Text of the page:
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Hospital Healthcare Europe

Environmental hygiene: new understanding and challenges

5 June, 2009  

Healthcare facilities should implement measures to optimise environmental hygiene, especially given the finding that success can be achieved without substantially increasing outlay on personnel

Philip Carling MD Director of Hospital Epidemiology
Carney Hospital Boston University School of Medicine
Boston USA

The continued increase in the incidence of antimicrobial-resistant infections represents one of the most serious problems facing healthcare in Europe today.[1] Despite extensive efforts to limit the healthcare-associated transmission of resistant, highly infectious and often lethal pathogens such as methicillin-resistant Staphylococcus aureus (MRSA), vancomycin- resistant enterococcus (VRE), Clostridium difficile (C difficile), Acinetobacter baumannii
(A baumannii) and noroviruses, hospitals in Europe have experienced ongoing and often escalating problems with one or more of these hospital-associated pathogens (HAPs) during the past decade.

Along with efforts to improve antibiotic stewardship in many countries, several national healthcare systems have  implemented interventions to detect and isolate MRSA-colonised and infected patients. While this has resulted in sustained reduction in MRSA infections, overall nosocomial infection rates have not improved, suggesting that such measures may alter the epidemiology of healthcare-associated infections in these countries while only partly improving patient safety.[2] Furthermore, the cost and logistical challenges of widespread implementation of pathogen-specific active surveillance/isolation programmes in the setting of escalating rates of healthcare-associated infections caused by pathogens other than MRSA, particularly C difficile and VRE, will further limit the role of pathogen-specific interventions over time.

Although the use of alcohol-based hand rubs has had a favourable impact on the transmission of several HAPs, achieving compliance with recommended hand hygiene practices has proven quite challenging.[3] In addition, the substantial logistical challenge of optimising hand hygiene while providing direct patient care, particularly in the intensive care unit setting, along with the  documented role of both gloved and ungloved hands in the transmission of HAPs between environmental surfaces and patients, may limit its impact.

Patient zone

Recent studies suggest that improving environmental hygiene in the “patient zone”[4] – the patient and those surfaces contacted by healthcare workers in patient care activities – may represent an underappreciated opportunity to enhance current efforts to control the transmission of HAPs to susceptible patients.

For more than a century, there have been concerns that patients may be at risk of acquiring infections from the hospital environment. Such concerns led hospitals to develop policies and procedures for wet mopping and surface cleaning of patient rooms and operating suites, to eliminate visible soil while decreasing the bio-burden bacterial pathogens on surfaces. Although the value of such practices was reinforced by experiences during outbreaks of penicillin-resistant Staphylococcus aureus transmission in hospitals during the 1950s, the poor yield of randomly collected environmental cultures led to the belief that the patient environment was not implicated in infection transmission.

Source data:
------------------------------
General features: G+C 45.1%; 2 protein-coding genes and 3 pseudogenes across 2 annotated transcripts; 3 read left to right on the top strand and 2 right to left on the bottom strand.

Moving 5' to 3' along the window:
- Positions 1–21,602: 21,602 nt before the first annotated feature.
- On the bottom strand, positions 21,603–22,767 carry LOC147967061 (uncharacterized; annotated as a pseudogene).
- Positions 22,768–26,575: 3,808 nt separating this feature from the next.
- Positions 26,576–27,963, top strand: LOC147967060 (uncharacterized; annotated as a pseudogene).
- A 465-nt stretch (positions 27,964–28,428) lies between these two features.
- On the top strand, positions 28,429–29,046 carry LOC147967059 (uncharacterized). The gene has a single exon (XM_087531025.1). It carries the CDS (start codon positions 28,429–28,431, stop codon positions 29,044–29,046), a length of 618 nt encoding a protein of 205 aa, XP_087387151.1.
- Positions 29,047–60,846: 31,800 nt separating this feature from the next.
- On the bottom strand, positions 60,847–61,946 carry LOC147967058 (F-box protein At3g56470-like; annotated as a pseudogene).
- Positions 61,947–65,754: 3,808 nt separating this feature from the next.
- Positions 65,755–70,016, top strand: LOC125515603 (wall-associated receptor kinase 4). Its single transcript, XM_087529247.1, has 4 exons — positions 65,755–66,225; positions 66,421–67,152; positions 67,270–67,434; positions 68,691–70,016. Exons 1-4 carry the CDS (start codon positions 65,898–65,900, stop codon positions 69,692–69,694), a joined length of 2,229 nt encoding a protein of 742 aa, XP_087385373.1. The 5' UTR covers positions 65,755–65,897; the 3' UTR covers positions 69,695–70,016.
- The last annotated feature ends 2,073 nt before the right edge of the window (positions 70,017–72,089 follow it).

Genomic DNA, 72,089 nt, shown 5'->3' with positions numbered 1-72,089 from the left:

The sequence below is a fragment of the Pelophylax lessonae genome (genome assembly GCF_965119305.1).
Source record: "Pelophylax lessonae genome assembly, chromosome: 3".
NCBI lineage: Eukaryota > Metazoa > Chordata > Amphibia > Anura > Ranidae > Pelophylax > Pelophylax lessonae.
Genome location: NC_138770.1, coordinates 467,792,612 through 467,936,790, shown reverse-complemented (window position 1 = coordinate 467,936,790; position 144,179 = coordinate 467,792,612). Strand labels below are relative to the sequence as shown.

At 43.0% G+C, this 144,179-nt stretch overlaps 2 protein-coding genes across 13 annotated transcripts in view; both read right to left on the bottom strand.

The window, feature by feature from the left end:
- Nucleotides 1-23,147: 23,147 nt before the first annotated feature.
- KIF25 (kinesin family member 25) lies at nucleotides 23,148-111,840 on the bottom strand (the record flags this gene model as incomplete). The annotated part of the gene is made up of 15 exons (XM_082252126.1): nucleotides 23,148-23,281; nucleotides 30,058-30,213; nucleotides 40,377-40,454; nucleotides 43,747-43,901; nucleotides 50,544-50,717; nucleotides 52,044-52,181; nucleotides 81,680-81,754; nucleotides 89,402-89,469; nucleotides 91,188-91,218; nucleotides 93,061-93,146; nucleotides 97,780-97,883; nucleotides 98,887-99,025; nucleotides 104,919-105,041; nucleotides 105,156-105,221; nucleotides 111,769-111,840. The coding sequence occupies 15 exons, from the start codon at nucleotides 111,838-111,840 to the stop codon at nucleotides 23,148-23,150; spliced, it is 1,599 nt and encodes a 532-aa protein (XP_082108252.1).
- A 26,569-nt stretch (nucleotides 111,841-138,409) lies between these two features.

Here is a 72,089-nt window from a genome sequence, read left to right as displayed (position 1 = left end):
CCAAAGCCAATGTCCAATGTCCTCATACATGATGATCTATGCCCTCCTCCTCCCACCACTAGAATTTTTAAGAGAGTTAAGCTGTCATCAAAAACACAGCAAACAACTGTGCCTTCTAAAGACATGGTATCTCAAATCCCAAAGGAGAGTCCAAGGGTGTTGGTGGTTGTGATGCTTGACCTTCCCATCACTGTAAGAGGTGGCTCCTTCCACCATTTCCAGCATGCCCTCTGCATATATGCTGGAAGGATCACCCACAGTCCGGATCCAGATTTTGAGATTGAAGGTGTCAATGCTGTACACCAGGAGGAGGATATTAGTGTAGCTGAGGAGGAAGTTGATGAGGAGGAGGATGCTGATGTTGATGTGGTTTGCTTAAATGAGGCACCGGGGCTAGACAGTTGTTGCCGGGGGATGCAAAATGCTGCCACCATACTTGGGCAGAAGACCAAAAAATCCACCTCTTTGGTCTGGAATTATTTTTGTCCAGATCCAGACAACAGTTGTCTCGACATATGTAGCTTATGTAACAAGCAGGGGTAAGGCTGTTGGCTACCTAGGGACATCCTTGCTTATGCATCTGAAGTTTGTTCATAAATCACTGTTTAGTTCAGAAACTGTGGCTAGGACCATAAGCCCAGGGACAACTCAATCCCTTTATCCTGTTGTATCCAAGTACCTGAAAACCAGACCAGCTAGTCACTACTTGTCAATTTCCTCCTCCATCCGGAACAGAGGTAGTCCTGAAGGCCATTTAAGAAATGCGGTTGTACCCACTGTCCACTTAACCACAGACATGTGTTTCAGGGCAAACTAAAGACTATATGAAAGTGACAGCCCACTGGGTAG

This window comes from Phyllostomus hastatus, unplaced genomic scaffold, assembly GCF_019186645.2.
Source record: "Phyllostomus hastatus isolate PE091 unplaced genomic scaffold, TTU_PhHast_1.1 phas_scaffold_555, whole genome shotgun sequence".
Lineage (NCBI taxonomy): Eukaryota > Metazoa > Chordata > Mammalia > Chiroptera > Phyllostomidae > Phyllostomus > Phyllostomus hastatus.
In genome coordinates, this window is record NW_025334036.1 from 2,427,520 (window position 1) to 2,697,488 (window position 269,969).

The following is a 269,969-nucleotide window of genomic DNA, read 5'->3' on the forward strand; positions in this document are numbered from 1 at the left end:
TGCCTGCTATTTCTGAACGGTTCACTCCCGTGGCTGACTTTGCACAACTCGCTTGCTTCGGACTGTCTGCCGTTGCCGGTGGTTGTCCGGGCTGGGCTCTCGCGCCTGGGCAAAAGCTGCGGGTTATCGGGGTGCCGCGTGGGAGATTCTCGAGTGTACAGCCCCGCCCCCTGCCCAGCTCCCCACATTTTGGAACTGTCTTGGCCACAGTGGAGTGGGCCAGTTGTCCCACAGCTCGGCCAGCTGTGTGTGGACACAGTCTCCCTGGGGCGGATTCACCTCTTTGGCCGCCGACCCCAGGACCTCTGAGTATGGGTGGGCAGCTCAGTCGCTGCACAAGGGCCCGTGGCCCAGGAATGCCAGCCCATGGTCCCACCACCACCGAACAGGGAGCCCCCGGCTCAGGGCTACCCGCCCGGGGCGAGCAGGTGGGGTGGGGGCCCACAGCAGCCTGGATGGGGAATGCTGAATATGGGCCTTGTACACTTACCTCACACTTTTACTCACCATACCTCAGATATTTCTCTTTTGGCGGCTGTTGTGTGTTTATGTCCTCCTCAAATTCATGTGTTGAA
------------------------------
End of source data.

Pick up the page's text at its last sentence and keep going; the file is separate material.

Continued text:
This perspective began to be questioned when widespread environmental contamination of near-patient surfaces was consistently found during C. difficile outbreaks in the 1980s. Subsequently, studies were undertaken to evaluate the frequency with which other HAPs contaminate such surfaces. It has now been well documented that approximately 30% of surfaces in the patient zone of individuals colonised or infected with C. difficile, VRE or MRSA are contaminated with these organisms.[5]

Several reports have confirmed similar rates of contamination with A. baumanii in rooms of colonised or infected patients. While the complexity of the PCR technology required to detect noroviruses has limited research, several reports have documented their presence on surfaces in healthcare settings during outbreaks. In addition to the frequency with which surfaces in the patient zone become contaminated with HAPs, all of the pathogens most implicated in transmission-associated hospital infections survive for prolonged periods of time on dry surfaces at ambient temperatures.[5] In contrast, environmentally fragile pathogens such as aerobic and anaerobic enteric bacteria are rarely associated with spread between patients in healthcare settings.

The discovery of widespread environmental contamination of surfaces in patient areas during C difficile outbreaks, along with the realisation that infectious C difficile spores can survive in the environment for many months, led to successful efforts to bring such outbreaks under control through enhanced environmental disinfection cleaning. An increased understanding of the importance of environmental hygiene in the transmission of C difficile infection has led to the widespread adoption of chlorine-based disinfectants for cleaning potentially contaminated surfaces.

Despite the sporicidal effectiveness of these disinfectants, a recent study showed that the rate of contamination of surfaces such as bedrails, bedside tables, toilet surfaces and similar objects in C difficile-infected patient rooms decreased to only 44% from 56% after routine cleaning using a sporicidal disinfectant.6 The subsequent finding that contamination was significantly reduced (p < 0.01) after educating the environmental services staff confirmed the effectiveness of the cleaning system and raised concerns that routine cleaning may previously have been suboptimal.